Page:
Has the Time Come to Kill Quill?

The Online Sales Tax Controversy

State and local governments are at a nearly unprecedented level of underfunding and it might have something to do with our online shopping carts. In 2017, the Government Accountability Office estimated that state and local governments experienced a loss of anywhere from $8 billion to $13 billion due to the prohibition on collecting state sales taxes on online purchases. Online commerce accounts for 9.1% of total retail sales and continues to grow at an estimated rate three times faster than the retail industry. Per the Supreme Court’s holding in Quill Corp. v. North Dakota, a state may only compel a vendor to collect state and local sales taxes from state residents if the vendor has a physical presence, whether through an office, a warehouse, or a shop, in the state. This has allowed many online retailers to sell to customers in states that charge a sales tax without collecting these taxes. With the disparities between online retail and traditional retail only growing larger, several states have recognized how detrimental this loophole has been to adequately funding state and local budgets, Among these states is South Dakota, which passed a new law in 2016, SDCL § 10-64-2, that requires any retailer with gross annual revenue of $100,000 or 200 or more transactions for products or services delivered into the state to collect and remit South Dakota state sales tax. To resolve the clear conflict between this law and existing precedent, the Supreme Court granted South Dakota’s petition for a writ of certiorari in South Dakota v. Wayfair.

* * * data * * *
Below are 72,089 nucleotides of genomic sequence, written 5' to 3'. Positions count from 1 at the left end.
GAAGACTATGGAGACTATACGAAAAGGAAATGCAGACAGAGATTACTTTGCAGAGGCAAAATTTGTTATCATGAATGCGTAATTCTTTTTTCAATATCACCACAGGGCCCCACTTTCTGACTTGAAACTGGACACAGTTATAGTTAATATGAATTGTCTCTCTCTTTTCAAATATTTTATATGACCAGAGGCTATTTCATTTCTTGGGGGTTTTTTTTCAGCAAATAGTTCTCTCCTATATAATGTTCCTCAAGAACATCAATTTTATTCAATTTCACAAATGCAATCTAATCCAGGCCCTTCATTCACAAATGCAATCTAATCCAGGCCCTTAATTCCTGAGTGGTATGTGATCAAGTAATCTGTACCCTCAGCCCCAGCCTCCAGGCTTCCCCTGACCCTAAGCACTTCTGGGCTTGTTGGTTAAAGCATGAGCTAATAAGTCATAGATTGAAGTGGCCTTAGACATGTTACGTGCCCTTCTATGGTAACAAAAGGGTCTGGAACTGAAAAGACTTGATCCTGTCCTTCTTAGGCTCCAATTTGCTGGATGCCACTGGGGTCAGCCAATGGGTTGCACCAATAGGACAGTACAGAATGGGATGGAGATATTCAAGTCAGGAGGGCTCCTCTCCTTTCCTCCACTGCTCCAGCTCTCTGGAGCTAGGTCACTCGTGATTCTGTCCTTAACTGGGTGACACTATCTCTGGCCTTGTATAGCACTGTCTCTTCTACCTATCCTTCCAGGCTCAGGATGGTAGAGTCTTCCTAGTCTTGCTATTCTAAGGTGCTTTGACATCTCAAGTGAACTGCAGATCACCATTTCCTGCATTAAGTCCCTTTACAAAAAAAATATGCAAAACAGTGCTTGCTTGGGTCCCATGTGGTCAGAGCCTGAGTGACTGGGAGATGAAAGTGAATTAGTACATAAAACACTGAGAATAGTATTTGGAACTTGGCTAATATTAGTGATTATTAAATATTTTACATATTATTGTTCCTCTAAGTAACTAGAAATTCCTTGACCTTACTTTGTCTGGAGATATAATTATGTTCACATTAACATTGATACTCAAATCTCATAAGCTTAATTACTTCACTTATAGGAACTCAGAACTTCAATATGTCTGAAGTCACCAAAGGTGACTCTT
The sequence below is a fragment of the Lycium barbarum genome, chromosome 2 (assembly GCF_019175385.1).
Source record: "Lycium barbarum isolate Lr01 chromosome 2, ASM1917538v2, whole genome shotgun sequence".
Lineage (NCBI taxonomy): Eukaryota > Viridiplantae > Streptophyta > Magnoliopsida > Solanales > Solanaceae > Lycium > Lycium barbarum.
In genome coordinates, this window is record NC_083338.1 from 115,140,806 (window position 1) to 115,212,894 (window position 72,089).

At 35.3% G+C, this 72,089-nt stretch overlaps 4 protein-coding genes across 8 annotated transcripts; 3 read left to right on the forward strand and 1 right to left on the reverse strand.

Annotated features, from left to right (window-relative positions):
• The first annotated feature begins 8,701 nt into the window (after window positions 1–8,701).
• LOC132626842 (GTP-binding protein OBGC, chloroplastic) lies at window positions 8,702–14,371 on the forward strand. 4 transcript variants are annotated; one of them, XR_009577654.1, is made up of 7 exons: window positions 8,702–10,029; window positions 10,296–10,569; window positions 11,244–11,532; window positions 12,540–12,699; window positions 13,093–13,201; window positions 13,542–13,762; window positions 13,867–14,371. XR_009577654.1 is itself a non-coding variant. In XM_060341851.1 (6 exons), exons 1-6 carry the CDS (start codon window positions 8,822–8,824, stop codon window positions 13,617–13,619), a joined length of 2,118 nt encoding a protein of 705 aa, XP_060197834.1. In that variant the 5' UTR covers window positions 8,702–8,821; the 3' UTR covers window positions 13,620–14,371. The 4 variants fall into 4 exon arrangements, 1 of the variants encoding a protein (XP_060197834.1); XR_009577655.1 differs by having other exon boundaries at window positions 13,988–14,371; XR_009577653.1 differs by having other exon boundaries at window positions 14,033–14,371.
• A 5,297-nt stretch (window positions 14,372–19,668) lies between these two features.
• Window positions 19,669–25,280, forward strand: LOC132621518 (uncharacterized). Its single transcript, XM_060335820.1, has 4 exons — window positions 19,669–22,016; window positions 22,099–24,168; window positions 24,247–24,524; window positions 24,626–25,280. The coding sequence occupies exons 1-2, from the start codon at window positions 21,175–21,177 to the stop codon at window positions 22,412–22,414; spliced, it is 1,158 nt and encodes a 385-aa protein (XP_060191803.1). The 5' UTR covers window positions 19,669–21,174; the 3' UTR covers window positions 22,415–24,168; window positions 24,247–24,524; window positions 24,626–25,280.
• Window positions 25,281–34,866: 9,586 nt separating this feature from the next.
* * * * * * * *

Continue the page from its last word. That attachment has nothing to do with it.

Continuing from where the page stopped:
An Outdated Connection